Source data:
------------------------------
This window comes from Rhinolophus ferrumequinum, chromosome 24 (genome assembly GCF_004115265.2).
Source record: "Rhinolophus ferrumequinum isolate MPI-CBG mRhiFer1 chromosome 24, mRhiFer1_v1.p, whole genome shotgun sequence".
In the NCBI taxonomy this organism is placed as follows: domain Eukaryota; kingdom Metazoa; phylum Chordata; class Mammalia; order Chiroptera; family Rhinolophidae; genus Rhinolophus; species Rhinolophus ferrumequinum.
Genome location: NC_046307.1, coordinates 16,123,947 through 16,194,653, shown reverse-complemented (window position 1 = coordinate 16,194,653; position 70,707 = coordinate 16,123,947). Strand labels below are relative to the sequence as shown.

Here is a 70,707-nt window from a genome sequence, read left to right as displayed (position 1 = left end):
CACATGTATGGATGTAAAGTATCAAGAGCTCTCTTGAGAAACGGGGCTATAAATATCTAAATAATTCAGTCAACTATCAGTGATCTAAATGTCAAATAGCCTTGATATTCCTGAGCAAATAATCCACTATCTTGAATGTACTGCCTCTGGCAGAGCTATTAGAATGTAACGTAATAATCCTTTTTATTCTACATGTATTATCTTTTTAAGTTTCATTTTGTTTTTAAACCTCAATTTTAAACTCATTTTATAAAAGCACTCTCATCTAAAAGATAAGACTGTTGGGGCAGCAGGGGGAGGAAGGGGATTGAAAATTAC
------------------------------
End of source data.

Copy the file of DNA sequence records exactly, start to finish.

This window comes from Rhinolophus ferrumequinum, chromosome 24 (genome assembly GCF_004115265.2).
Source record: "Rhinolophus ferrumequinum isolate MPI-CBG mRhiFer1 chromosome 24, mRhiFer1_v1.p, whole genome shotgun sequence".
In the NCBI taxonomy this organism is placed as follows: domain Eukaryota; kingdom Metazoa; phylum Chordata; class Mammalia; order Chiroptera; family Rhinolophidae; genus Rhinolophus; species Rhinolophus ferrumequinum.
Genome location: NC_046307.1, coordinates 16,123,947 through 16,194,653, shown reverse-complemented (window position 1 = coordinate 16,194,653; position 70,707 = coordinate 16,123,947). Strand labels below are relative to the sequence as shown.

Here is a 70,707-nt window from a genome sequence, read left to right as displayed (position 1 = left end):
CACATGTATGGATGTAAAGTATCAAGAGCTCTCTTGAGAAACGGGGCTATAAATATCTAAATAATTCAGTCAACTATCAGTGATCTAAATGTCAAATAGCCTTGATATTCCTGAGCAAATAATCCACTATCTTGAATGTACTGCCTCTGGCAGAGCTATTAGAATGTAACGTAATAATCCTTTTTATTCTACATGTATTATCTTTTTAAGTTTCATTTTGTTTTTAAACCTCAATTTTAAACTCATTTTATAAAAGCACTCTCATCTAAAAGATAAGACTGTTGGGGCAGCAGGGGGAGGAAGGGGATTGAAAATTAC